Mr. Terrell to Mr. Olney.

No. 974.]

Sir: I have the honor to inclose for your information a copy of a dispatch just received from Consular Agent Poche at Aleppo, which sets forth very fully the unfortunate condition of affairs there

Mr. Poche calls attention to the situation of the nine Americans in prison at Aleppo, to the case of Mauasseh Papazian, whose wife and children desire to come to America, to the intention of the Sultan to expel all naturalized Armenian citizens of foreign countries, and to the recent seizure of a letter bag belonging to American citizens. The evils complained of 1 am attempting to remedy.

I have, etc.,

A. W. Terrell.
[Inclosure in No. 974.—Translation.]

Mr. Poche to Mr. Terrell.

Sir: In answer to your honored telegram of the 15th instant:

Poche, American Consular Agent:

Are the American citizens still in prison; and how are they treated?


I answered as follows:

American Legation, Constantinople:

American citizens are still imprisoned without any pecuniary means, receiving only 300 drachmas of bread, granted to all prisoners. They implore your excellency’s assistance. Vali said to be without instructions on their behalf.

The local authorities of Aintab refuse to deliver to Manasseh Papazian, naturalized American, and bearer of a passport, No. 302, dated Constantinople, July 20, 1895, signed by your excellency; also, one to his wife, a native American, and to his two minor children, born at Aintab, and wishing to go to the United States, but on the condition that they should declare themselves Ottoman subjects. The vali requests that you dissipate the difficulties. Claims that he can not recognize an Ottoman subject as an American citizen.


[Page 921]

Immediately after the receipt of the above telegram, I went to His Excellency Raïf Pasha, from whom I learned that he had not received any instructions from Constantinople regarding the prisoners in question, who are lying piled up in a room which hardly contains them, unprovided with any resources, and receiving for nourishment only what I have had the honor to inform you of, that is, the daily allotment given to every prisoner.

His excellency informed me that they refused the bread given to them on the day when I saw him, and he could not understand their refusal. Having inquired about the cause from the prisoners, I answered him by a letter, a copy of which I herewith inclose for your excellency’s approval.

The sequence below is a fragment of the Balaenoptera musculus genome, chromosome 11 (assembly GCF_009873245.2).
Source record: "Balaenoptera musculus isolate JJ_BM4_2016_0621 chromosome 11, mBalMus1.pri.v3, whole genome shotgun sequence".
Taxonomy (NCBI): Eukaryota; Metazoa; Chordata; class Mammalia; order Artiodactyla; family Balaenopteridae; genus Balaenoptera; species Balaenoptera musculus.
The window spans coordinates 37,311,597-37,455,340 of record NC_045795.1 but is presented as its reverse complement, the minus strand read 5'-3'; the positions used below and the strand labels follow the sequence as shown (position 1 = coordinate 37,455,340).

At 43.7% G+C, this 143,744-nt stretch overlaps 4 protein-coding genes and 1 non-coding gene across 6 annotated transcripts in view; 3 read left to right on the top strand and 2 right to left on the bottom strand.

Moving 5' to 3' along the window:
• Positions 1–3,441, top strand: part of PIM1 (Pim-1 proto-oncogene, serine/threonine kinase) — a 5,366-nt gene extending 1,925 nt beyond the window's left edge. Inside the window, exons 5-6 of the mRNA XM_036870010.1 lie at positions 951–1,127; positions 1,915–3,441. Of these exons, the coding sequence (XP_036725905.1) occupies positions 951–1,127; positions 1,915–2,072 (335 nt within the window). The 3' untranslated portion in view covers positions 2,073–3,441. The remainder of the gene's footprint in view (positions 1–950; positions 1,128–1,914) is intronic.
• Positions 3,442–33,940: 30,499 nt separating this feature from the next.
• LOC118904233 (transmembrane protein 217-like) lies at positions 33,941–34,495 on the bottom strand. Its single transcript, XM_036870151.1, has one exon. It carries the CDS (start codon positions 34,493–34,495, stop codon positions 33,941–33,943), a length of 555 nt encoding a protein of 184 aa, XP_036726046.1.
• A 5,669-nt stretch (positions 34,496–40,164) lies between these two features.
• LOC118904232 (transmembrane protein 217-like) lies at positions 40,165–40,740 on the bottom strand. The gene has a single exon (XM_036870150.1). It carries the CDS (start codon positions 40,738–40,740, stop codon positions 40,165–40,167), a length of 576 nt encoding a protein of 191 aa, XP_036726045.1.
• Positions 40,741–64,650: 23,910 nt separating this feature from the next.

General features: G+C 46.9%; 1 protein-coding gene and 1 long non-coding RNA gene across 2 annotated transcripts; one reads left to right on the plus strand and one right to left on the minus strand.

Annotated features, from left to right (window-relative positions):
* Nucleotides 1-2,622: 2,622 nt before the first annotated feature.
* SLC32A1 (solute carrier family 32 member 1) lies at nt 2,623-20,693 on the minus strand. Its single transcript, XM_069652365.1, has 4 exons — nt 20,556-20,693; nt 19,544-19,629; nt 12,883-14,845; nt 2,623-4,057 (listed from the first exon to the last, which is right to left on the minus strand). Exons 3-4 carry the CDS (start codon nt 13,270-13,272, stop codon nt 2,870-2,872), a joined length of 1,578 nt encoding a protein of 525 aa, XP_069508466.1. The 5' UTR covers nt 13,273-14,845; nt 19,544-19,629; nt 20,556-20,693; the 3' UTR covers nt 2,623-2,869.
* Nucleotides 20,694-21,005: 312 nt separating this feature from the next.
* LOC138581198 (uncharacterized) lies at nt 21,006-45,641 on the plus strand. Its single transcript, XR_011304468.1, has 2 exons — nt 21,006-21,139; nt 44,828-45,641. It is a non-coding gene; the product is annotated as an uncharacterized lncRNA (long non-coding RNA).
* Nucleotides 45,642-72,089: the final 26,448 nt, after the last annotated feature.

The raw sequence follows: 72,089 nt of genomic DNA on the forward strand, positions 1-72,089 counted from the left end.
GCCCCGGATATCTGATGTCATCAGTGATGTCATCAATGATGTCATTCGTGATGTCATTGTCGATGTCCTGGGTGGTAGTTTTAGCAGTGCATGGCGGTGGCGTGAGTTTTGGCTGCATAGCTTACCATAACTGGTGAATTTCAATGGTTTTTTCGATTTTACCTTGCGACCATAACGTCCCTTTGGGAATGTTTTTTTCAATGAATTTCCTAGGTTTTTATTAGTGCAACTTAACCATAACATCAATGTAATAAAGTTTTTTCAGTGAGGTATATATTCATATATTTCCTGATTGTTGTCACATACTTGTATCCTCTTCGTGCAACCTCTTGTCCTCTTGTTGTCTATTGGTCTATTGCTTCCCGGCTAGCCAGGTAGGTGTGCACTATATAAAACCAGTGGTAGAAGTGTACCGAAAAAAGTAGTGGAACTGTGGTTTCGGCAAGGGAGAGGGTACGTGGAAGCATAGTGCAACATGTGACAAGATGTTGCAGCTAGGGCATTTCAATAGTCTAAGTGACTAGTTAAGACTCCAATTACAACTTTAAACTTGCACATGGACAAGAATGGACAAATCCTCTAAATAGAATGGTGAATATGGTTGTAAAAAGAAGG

The verbal petitions which these nine prisoners address to me to be brought to the attention of your excellency in regard to a respect for conventions demanding their release are daily, and call for your attention.

The second paragraph of my telegram relates, as your excellency can easily see, to Manasseh Papazian and to his family, to whom the local authorities refuse recognition of American citizenship obtained by Mr. Papazian by a certificate of naturalization issued from the police court, Newburyport, district of Massachusetts, dated November 4, 1891, a copy of which I have the honor to transmit to your excellency. Mr. Papazian has exhibited to me also a copy of his passport issued by your excellency July 20, 1895, sub. No. 302.

His Excellency Raif Pasha says that these documents, though sufficient to the American Government to establish the nationality of Mr. Papazian, are of no value to the Ottoman Government, and he can not allow the natives of Turkey the right to return to the country of their origin with the purpose of living therein vested with a foreign nationality.

His excellency added that the last orders which came from Constantinople instructed the local authorities to expel from the States of His Imperial Majesty the Sultan all persons of Ottoman origin who would not renounce their claims to foreign nationality obtained in such a way.

In this situation, I beg your excellency to instruct me as to my line of conduct and in that which may develop in the future. No radical change is assumed by the Government’s attitude with regard to American citizens.

Lately the messenger carrying letters and prints belonging to the Revs, J. Boggs, Dodds, and Moore, from Latakieh to Suedieh, has been arrested on his way and put in prison and the letter bag seized. On my demand the letter bag has been delivered to me containing unsealed letters, censured newspapers, with perhaps some of them taken away. May these vexatious conditions soon vanish.

Taking advantage of a leave of absence that the Hon. Th. R. Gibson, our excellent consul, has granted me on account of ill health, and of which I was not able to avail myself because of these events, I hope to leave Aleppo in a fortnight, leaving the agency to Mr. Alfred Poche, the Dutch consul in this city, who will follow with great care any instructions with which your excellency may honor him.

Receive, etc.,

F. Poche.